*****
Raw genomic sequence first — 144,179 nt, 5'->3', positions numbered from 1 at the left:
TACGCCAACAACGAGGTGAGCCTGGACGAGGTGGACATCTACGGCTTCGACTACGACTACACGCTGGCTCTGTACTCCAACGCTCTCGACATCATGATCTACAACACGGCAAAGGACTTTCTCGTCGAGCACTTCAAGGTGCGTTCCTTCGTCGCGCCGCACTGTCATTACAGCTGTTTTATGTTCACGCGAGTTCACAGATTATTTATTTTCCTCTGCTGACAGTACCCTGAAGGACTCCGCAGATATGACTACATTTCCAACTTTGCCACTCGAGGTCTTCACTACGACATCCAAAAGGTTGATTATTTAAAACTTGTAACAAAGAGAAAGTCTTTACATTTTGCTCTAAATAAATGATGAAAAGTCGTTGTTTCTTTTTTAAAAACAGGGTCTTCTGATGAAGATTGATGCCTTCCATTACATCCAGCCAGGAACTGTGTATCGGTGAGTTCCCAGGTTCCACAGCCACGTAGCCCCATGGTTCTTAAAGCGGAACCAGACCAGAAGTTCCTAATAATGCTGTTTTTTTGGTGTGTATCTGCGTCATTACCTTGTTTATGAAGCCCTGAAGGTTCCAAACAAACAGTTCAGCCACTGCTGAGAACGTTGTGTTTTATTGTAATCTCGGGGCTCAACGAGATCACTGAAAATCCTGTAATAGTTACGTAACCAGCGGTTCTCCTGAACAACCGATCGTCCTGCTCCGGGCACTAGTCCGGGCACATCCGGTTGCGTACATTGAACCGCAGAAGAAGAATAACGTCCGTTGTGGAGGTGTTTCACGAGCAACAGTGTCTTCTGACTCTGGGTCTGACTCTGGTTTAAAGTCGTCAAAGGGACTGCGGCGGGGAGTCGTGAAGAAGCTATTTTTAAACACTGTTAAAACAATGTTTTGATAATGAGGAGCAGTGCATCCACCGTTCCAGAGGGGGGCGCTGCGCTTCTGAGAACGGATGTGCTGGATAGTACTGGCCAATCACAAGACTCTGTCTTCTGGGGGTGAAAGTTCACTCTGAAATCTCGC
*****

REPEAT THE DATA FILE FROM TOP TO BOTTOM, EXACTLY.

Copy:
Raw genomic sequence first — 144,179 nt, 5'->3', positions numbered from 1 at the left:
TACGCCAACAACGAGGTGAGCCTGGACGAGGTGGACATCTACGGCTTCGACTACGACTACACGCTGGCTCTGTACTCCAACGCTCTCGACATCATGATCTACAACACGGCAAAGGACTTTCTCGTCGAGCACTTCAAGGTGCGTTCCTTCGTCGCGCCGCACTGTCATTACAGCTGTTTTATGTTCACGCGAGTTCACAGATTATTTATTTTCCTCTGCTGACAGTACCCTGAAGGACTCCGCAGATATGACTACATTTCCAACTTTGCCACTCGAGGTCTTCACTACGACATCCAAAAGGTTGATTATTTAAAACTTGTAACAAAGAGAAAGTCTTTACATTTTGCTCTAAATAAATGATGAAAAGTCGTTGTTTCTTTTTTAAAAACAGGGTCTTCTGATGAAGATTGATGCCTTCCATTACATCCAGCCAGGAACTGTGTATCGGTGAGTTCCCAGGTTCCACAGCCACGTAGCCCCATGGTTCTTAAAGCGGAACCAGACCAGAAGTTCCTAATAATGCTGTTTTTTTGGTGTGTATCTGCGTCATTACCTTGTTTATGAAGCCCTGAAGGTTCCAAACAAACAGTTCAGCCACTGCTGAGAACGTTGTGTTTTATTGTAATCTCGGGGCTCAACGAGATCACTGAAAATCCTGTAATAGTTACGTAACCAGCGGTTCTCCTGAACAACCGATCGTCCTGCTCCGGGCACTAGTCCGGGCACATCCGGTTGCGTACATTGAACCGCAGAAGAAGAATAACGTCCGTTGTGGAGGTGTTTCACGAGCAACAGTGTCTTCTGACTCTGGGTCTGACTCTGGTTTAAAGTCGTCAAAGGGACTGCGGCGGGGAGTCGTGAAGAAGCTATTTTTAAACACTGTTAAAACAATGTTTTGATAATGAGGAGCAGTGCATCCACCGTTCCAGAGGGGGGCGCTGCGCTTCTGAGAACGGATGTGCTGGATAGTACTGGCCAATCACAAGACTCTGTCTTCTGGGGGTGAAAGTTCACTCTGAAATCTCGC